- And assemble the cocktails! Give your guests seafood/cocktail forks if you have them. Otherwise a salad fork will do!
So fun, so delicious and the perfect cold appetizer for a hot summer day!
Chef tips and tricks:
- Wild-caught shrimp from U. S. waters is always the best shrimp to buy! (Check out the link for all the information on American wild-caught shrimp.) In short, the texture is far superior to imported farmed shrimp, it’s a sustainable seafood choice and it supports U. S. jobs.
- If you can find peeled and deveined wild-caught shrimp, you’re already off to the races. However, if you need to peel and devein shrimp, the quickest way I have found to do that is to:
- Use kitchen shears to cut the shell. Without setting the shears down in between each individual shrimp (in other words–do ALL the cutting first), cut the top shell of all the shrimp up to the tail part, allowing the tip of the shear to slit an opening as you cut to enable removal of the vein.
- Then, under gently running tap water, separate the shell where you cut with the shears then remove the vein and the legs.
- You may wish to leave part of the tail on for presentation purposes if you intend to “hang” the shrimp on the rim of the glass.
- You can also use a paring knife but I find kitchen shears to be less clumsy.
- For more information on how to peel and devein shrimp check out this information from The Kitchn on How to Peel and Devein Shrimp.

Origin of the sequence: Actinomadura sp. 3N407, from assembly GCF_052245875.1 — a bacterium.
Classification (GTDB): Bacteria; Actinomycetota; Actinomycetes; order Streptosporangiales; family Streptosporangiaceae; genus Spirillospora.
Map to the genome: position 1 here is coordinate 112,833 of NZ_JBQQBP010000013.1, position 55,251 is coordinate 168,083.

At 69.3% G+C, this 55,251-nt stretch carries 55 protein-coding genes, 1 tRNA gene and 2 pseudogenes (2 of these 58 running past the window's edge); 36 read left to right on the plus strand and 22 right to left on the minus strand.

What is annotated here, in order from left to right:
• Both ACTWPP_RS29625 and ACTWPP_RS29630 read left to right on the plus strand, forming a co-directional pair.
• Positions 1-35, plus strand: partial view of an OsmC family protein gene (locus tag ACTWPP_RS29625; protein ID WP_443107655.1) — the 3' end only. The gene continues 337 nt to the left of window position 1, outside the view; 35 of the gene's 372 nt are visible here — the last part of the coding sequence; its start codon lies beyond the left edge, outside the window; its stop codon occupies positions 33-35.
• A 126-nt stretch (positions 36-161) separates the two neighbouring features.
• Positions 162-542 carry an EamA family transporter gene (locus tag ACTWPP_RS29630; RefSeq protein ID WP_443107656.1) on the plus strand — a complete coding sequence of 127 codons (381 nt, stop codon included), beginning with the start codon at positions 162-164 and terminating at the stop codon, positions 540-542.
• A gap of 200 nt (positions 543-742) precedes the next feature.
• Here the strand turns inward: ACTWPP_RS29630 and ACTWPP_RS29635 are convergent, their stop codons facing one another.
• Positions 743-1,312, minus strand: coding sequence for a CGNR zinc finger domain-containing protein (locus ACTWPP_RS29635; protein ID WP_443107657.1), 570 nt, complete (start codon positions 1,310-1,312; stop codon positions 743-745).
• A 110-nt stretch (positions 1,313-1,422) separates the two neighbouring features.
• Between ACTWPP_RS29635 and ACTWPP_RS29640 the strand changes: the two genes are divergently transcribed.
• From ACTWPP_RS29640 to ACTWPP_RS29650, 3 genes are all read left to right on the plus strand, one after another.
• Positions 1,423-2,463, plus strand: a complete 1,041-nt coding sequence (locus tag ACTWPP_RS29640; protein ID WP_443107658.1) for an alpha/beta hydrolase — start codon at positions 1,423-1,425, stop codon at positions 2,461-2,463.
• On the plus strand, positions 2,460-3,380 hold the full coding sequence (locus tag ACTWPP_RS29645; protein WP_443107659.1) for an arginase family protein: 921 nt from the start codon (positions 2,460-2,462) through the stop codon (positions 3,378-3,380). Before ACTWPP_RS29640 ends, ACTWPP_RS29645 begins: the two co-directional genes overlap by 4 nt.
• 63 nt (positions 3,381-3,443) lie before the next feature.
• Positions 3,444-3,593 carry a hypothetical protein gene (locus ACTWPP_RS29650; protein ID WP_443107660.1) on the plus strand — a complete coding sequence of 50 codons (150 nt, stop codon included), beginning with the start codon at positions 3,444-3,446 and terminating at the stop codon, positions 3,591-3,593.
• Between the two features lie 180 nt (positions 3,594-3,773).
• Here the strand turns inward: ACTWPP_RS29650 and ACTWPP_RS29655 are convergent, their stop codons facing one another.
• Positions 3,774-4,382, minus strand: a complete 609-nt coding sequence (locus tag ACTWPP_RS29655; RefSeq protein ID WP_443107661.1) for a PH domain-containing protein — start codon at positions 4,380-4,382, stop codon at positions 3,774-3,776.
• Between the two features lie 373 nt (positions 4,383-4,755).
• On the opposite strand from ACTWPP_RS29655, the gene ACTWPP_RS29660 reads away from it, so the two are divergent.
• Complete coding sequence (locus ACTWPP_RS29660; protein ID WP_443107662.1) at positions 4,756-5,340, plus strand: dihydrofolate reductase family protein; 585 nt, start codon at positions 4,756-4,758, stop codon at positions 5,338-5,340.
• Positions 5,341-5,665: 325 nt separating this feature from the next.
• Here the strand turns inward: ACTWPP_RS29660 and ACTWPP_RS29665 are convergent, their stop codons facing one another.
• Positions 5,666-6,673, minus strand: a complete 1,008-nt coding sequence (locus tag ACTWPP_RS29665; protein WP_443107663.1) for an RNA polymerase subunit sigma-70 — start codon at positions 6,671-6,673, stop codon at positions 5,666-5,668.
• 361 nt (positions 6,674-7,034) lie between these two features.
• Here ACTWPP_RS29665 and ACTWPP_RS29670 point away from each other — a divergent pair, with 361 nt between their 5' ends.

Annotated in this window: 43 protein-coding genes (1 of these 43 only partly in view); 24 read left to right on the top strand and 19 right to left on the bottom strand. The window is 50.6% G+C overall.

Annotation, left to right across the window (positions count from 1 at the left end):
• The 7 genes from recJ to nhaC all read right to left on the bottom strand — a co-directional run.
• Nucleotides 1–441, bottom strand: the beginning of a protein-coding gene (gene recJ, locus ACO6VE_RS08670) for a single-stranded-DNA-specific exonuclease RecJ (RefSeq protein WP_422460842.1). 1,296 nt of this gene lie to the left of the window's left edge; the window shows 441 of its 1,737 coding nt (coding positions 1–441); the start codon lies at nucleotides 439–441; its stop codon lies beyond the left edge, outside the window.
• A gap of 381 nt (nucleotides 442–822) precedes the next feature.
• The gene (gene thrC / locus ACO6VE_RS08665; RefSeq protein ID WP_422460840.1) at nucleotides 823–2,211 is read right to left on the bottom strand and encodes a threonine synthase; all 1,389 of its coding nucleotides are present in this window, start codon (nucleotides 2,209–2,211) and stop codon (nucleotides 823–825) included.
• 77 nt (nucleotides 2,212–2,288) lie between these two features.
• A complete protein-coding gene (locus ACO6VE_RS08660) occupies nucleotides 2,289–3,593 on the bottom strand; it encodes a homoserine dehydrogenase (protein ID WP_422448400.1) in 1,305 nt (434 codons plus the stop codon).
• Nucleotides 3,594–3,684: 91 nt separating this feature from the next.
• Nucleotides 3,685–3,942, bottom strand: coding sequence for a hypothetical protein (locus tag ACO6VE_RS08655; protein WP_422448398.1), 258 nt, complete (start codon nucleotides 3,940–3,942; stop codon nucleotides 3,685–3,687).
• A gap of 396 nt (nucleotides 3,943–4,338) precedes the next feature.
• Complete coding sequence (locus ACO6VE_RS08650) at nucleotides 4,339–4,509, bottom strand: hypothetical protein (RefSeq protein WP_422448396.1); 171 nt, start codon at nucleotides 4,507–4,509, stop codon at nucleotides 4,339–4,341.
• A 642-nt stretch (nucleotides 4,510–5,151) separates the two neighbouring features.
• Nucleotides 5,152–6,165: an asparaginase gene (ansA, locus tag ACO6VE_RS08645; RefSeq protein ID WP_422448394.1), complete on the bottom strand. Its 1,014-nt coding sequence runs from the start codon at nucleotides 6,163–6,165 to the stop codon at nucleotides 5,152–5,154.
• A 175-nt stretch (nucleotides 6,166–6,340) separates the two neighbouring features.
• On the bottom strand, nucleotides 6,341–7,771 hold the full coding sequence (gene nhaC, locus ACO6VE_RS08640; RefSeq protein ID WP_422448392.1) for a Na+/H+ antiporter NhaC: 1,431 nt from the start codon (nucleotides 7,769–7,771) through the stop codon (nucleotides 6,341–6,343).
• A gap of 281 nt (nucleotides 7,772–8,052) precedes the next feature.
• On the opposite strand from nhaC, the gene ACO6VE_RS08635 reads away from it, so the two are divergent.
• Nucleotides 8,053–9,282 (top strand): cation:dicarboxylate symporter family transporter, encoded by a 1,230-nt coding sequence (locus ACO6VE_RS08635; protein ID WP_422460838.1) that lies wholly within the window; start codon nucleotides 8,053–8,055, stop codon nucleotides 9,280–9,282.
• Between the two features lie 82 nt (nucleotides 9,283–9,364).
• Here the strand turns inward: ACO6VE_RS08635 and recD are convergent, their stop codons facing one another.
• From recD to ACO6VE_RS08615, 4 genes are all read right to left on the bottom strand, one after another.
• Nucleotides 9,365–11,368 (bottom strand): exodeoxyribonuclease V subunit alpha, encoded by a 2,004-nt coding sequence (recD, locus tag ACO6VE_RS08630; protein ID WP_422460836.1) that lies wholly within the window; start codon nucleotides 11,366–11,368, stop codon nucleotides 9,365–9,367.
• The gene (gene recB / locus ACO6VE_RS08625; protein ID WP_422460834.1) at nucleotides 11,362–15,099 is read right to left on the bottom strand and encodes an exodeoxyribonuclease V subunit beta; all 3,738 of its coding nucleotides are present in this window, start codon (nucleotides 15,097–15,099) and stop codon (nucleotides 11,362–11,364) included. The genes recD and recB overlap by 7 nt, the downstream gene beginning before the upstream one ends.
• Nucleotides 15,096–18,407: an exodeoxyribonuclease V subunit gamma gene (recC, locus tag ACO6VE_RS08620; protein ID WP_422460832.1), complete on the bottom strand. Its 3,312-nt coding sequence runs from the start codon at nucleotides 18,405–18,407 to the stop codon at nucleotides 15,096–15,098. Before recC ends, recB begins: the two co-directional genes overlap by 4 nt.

Frequently asked questions:
The remoulade can be made one day ahead of time. Make the remoulade, cook the shrimp but refrigerate separately. I noticed that because of the acid in the remoulade, it made the shrimp a little tough if blended together and then stored overnight.
I would use large shrimp, at least 16-20 count per pound shrimp.
Yes, but I prefer the fresher taste from cooking the shrimp myself.
More shrimp appetizers you’ll love!
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Sriracha Shrimp Remoulade Cocktail
- 1 cup mayonnaise regular or reduced fat
- 1 tablespoon Sriracha hot sauce or to taste
- 1 tablespoon drained capers coarsely chopped
- 1 teaspoon Worcestershire sauce
- 1 teaspoon sweet paprika
- 3 cloves garlic minced
- 1 scallion white and light green part only, finely chopped
- 1 tablespoon lemon juice
- 1 tablespoon chopped parsley
- 1 handful celery leaves finely chopped
Shrimp and Salad
- 1 pound peeled and deveined shrimp 16-20 count, tail removed if desired
- Freshly ground black pepper to taste
- 1 head Bibb or butter lettuce
- Celery leaves
- 1 large avocado halved, pitted peeled and cut into wedges
- Lemon wedges
- Combine the ingredients for the remoulade in a small bowl. Refrigerate until needed.
Shrimp and Salad:
- Bring a pot of generously salted water to a boil. Add the shrimp and cook for 30 seconds to 1 minute or until the shrimp is cooked through and opaque. (It may not even take that long–shrimp cooks quickly!)
- Drain the shrimp and rinse under cold running tap water. Drain again and season with some black pepper.
- Combine the shrimp with the remoulade.
- Line footed or other cocktail glasses with 2-3 leaves of lettuce.
- Divide the shrimp among the glasses evenly.
- Add a sprig of celery leaves, a lemon wedge and an avocado wedge or two.
- Sprinkle with a few capers and serve immediately.
These are estimated values generated from a nutritional database using unbranded products. Please do your own research with the products you’re using if you have a serious health issue or are following a specific diet.